The Fight for GMO-Free Food


Will New York State be the first state in the nation to require the labeling of food containing what has become known as GMO—genetically modified organisms?

More than 60 countries have enacted laws banning the use of GMO in producing food or requiring the labeling of food with ingredients that have utilized genetic modification or genetic engineering. But because of heavy pressure by the biotechnology industry, there are no such laws or regulations in the United States.

There was an attempt in California in November to pass a referendum—Proposition 37—requiring labeling of GMO food. But despite initial strong public support, it failed after an advertising blitz led by biotech giant Monsanto.

“There was a very well-funded misinformation campaign,” said Mark Kastel, co-director of the Cornucopia Institute. “Forty-six million”—the amount of dollars industry poured into the campaign against the proposition, five times as much as labeling supporters—“buys an awful lot of confusion and misunderstanding,” he commented.

Now political action on a state level for labeling genetically modified food has come to New York with a bill before its State Legislature requiring it.

“Consumers have a right to know what’s in their food, especially concerning products for which health and environmental concerns have been raised,” says the sponsor of the measure in the State Senate, Kenneth LaValle of Port Jefferson. A long-time educator and an attorney. he says: “My bill was introduced to give consumers the freedom to choose between GMOs and conventional products. Essentially, if a foodstuff is produced using genetic engineering, this must be indicated on its label.”

Kathleen Furey, education and media director of GMO Free NY—www.gmofreeny.net—has been busy criss-crossing Long Island, New York City and elsewhere in the state challenging GMOs and pressing for passage of the proposed law.

Crops using GMOs were introduced commercially in the United States in 1996. But “Americans are still dining in the dark,” said Ms. Furey in a recent presentation in Sag Harbor, New York. Ms. Furey, a graduate of Stony Brook University’s Sustainability Studies Department with a degree in environmental humanities, said that now in the U.S., 88% of corn, 90% of sugar beets and 94% of soybeans are grown using GMO.  Some 80% of “bottled, boxed or canned foods in the U.S.” contain GMO ingredients.  And livestock feed “is comprised mostly of GMO corn and soybeans.” GMOs “dominate the agricultural landscape” of America today, she said.

People have “the right to make informed choices about what we eat,” she emphasized. “We have the right to be protected from food health risks and the right to stop being used as guinea pigs.”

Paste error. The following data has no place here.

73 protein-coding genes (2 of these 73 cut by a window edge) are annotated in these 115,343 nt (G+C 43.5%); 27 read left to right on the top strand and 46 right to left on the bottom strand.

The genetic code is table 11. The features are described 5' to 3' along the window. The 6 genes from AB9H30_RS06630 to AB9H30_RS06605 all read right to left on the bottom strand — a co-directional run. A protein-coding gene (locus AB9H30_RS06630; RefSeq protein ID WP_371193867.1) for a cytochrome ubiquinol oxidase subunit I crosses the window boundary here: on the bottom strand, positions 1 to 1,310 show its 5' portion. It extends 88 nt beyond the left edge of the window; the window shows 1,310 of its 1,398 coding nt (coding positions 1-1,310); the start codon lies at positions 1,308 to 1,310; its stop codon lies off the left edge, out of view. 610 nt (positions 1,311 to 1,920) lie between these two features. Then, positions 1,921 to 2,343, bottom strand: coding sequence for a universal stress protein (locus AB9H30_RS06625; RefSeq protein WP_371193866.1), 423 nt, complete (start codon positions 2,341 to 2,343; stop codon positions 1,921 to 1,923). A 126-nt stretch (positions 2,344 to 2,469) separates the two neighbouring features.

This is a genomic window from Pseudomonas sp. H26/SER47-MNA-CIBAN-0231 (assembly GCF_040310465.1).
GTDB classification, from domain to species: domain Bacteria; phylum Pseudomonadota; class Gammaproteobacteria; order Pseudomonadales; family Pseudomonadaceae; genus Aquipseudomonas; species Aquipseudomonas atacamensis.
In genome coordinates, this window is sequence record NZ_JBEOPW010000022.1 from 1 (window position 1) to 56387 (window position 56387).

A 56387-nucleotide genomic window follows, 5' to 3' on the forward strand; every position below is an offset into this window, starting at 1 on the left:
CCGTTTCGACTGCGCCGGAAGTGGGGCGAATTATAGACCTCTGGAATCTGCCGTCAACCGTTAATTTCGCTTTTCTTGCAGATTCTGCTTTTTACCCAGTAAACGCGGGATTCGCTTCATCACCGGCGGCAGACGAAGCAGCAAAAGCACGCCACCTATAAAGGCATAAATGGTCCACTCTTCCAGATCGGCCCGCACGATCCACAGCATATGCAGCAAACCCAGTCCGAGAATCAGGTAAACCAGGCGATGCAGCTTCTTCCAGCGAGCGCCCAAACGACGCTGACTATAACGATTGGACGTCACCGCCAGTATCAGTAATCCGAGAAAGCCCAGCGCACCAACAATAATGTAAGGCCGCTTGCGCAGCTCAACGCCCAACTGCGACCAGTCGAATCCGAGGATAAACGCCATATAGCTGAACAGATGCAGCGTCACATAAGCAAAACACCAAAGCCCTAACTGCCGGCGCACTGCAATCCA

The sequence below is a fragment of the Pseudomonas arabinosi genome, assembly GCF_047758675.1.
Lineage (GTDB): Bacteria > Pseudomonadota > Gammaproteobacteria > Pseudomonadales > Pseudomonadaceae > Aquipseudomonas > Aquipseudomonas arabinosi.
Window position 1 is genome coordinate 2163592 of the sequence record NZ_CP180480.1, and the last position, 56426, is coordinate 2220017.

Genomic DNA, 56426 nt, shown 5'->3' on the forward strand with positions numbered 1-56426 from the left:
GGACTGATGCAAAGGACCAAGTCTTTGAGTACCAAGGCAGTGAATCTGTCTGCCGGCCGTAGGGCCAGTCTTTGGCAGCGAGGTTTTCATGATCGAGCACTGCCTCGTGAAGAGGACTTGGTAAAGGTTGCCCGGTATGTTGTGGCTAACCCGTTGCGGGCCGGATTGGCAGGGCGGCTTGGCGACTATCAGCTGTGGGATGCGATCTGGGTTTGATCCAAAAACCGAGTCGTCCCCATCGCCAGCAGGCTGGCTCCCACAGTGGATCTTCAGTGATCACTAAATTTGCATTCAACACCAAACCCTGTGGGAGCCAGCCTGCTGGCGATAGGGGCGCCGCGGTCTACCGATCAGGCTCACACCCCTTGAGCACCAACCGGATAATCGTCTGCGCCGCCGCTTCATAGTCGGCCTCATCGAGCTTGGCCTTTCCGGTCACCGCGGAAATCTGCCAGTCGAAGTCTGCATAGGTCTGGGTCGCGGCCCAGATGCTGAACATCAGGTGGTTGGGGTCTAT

GMO technology is used to create “transgenic species” of plants and animals. Through it, genes from one often unrelated species are introduced into another.

The biotechnology industry insists GMO technology doesn’t harm people and is useful. It points to how, with genetic modification, plants resistant to some pests have been developed.

But GMO opponents hold it is harmful and various uses have backfired. Moreover, they charge that the U.S. government—including the U.S. Food and Drug Administration, the agency empowered to protect Americans from contaminants in their food—has been acting as a rubber stamp for the biotechnology industry, doing its bidding. And it’s not that inside of government there isn’t an awareness of the dangers of GMOs, noted Ms. Furey. She pointed to “internal memos from FDA scientists citing the risks of GMO safety and toxicity that were disregarded by their superiors.”

On pest resistance through GMOs, Ms. Furey spoke of how “superbugs resistant to pest-resistanct GMO crops have evolved and are destroying those crops.” Also, “superweeds resistant to herbicides sprayed on GMO crops have evolved and caused farmers to spray more herbicide per acre and resort to the use of even more-toxic herbicides.”

Ms. Furey and GMO Free NY are supported by national organizations.

The Institute for Responsible Technology—http://www.responsibletechnology.org—based in Iowa, describes genetically modified foods as “not safe.” Its literature stresses a report by the American Academy of Environmental Medicine citing studies finding “serious health risks associated” with GMO food including “infertility, immune problems, accelerated aging…and changes to major organs and the gastrointestinal system.”

Food & Water Watch—http://www.foodandwaterwatch.org—headquartered in Washington, D.C., is warning on its website about the Food and Drug Administration now “paving the way for genetically engineered salmon,” which it calls “frankenfish.” This, furthermore, “would open the floodgates” for genetically modified “cows and pigs which biotech companies are waiting in the wings to finally commercialize after years of research and development.”